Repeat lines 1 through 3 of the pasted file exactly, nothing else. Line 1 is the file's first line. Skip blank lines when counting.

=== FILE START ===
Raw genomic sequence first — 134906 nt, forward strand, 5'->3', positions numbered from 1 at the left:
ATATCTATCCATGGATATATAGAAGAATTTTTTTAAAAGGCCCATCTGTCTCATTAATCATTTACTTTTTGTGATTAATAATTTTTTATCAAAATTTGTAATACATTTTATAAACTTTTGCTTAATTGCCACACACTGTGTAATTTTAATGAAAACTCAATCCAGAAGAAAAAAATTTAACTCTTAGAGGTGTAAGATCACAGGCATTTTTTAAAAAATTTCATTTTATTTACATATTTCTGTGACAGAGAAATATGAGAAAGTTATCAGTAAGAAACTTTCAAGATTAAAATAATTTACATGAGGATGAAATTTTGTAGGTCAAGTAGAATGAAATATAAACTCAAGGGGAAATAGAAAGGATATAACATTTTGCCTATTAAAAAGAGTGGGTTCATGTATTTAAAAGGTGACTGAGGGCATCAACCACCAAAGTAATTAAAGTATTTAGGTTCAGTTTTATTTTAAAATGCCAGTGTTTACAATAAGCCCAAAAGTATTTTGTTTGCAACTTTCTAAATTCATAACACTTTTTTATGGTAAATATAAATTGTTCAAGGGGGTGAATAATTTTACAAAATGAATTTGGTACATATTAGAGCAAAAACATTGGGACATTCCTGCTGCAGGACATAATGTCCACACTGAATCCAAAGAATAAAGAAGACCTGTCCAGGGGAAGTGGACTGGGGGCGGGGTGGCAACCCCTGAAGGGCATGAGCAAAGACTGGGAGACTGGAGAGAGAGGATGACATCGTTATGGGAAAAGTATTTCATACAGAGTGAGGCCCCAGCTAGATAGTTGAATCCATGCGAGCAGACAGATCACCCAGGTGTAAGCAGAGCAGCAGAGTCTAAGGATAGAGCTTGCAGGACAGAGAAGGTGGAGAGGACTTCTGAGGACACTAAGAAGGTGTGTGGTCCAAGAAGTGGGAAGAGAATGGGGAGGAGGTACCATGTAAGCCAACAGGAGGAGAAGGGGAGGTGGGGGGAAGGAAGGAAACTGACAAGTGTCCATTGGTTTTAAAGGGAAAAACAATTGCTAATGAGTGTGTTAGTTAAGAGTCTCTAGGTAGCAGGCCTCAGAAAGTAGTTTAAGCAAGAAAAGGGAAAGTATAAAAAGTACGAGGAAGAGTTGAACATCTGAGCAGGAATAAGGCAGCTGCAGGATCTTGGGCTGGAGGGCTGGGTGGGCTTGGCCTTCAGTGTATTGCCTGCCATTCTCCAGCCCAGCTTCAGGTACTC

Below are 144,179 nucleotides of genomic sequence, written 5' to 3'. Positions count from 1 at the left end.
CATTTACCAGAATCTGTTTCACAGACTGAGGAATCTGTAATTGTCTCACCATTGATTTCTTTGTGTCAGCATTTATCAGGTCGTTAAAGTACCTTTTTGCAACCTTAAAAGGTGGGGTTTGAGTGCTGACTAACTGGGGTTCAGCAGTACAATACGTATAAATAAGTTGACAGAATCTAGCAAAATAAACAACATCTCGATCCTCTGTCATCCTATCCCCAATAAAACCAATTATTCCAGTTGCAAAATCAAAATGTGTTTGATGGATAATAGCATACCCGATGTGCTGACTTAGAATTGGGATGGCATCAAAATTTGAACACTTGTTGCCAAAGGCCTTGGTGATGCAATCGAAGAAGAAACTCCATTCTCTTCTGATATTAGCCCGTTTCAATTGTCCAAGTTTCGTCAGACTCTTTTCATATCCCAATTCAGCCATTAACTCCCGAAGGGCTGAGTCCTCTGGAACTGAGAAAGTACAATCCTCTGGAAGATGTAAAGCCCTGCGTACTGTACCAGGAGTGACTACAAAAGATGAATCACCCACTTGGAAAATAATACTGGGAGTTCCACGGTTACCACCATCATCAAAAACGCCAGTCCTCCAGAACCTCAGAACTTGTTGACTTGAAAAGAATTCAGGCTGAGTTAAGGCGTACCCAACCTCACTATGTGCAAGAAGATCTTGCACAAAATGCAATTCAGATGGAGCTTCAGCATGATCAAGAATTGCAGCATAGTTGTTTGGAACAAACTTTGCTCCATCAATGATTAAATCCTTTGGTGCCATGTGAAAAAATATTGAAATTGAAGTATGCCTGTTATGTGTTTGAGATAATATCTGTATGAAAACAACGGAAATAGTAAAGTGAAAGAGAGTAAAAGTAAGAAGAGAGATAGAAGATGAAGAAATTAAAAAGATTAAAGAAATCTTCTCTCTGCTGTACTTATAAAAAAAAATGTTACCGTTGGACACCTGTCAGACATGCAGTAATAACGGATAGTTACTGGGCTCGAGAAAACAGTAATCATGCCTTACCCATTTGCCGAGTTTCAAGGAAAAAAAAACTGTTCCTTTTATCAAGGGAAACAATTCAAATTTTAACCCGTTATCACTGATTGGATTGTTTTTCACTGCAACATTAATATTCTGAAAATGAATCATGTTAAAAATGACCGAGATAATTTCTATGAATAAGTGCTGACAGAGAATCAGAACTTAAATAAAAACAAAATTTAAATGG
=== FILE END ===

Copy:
Raw genomic sequence first — 134906 nt, forward strand, 5'->3', positions numbered from 1 at the left:
ATATCTATCCATGGATATATAGAAGAATTTTTTTAAAAGGCCCATCTGTCTCATTAATCATTTACTTTTTGTGATTAATAATTTTTTATCAAAATTTGTAATACATTTTATAAACTTTTGCTTAATTGCCACACACTGTGTAATTTTAATGAAAACTCAATCCAGAAGAAAAAAATTTAACTCTTAGAGGTGTAAGATCACAGGCATTTTTTAAAAAATTTCATTTTATTTACATATTTCTGTGACAGAGAAATATGAGAAAGTTATCAGTAAGAAACTTTCAAGATTAAAATAATTTACATGAGGATGAAATTTTGTAGGTCAAGTAGAATGAAATATAAACTCAAGGGGAAATAGAAAGGATATAACATTTTGCCTATTAAAAAGAGTGGGTTCATGTATTTAAAAGGTGACTGAGGGCATCAACCACCAAAGTAATTAAAGTATTTAGGTTCAGTTTTATTTTAAAATGCCAGTGTTTACAATAAGCCCAAAAGTATTTTGTTTGCAACTTTCTAAATTCATAACACTTTTTTATGGTAAATATAAATTGTTCAAGGGGGTGAATAATTTTACAAAATGAATTTGGTACATATTAGAGCAAAAACATTGGGACATTCCTGCTGCAGGACATAATGTCCACACTGAATCCAAAGAATAAAGAAGACCTGTCCAGGGGAAGTGGACTGGGGGCGGGGTGGCAACCCCTGAAGGGCATGAGCAAAGACTGGGAGACTGGAGAGAGAGGATGACATCGTTATGGGAAAAGTATTTCATACAGAGTGAGGCCCCAGCTAGATAGTTGAATCCATGCGAGCAGACAGATCACCCAGGTGTAAGCAGAGCAGCAGAGTCTAAGGATAGAGCTTGCAGGACAGAGAAGGTGGAGAGGACTTCTGAGGACACTAAGAAGGTGTGTGGTCCAAGAAGTGGGAAGAGAATGGGGAGGAGGTACCATGTAAGCCAACAGGAGGAGAAGGGGAGGTGGGGGGAAGGAAGGAAACTGACAAGTGTCCATTGGTTTTAAAGGGAAAAACAATTGCTAATGAGTGTGTTAGTTAAGAGTCTCTAGGTAGCAGGCCTCAGAAAGTAGTTTAAGCAAGAAAAGGGAAAGTATAAAAAGTACGAGGAAGAGTTGAACATCTGAGCAGGAATAAGGCAGCTGCAGGATCTTGGGCTGGAGGGCTGGGTGGGCTTGGCCTTCAGTGTATTGCCTGCCATTCTCCAGCCCAGCTTCAGGTACTC

Below are 144,179 nucleotides of genomic sequence, written 5' to 3'. Positions count from 1 at the left end.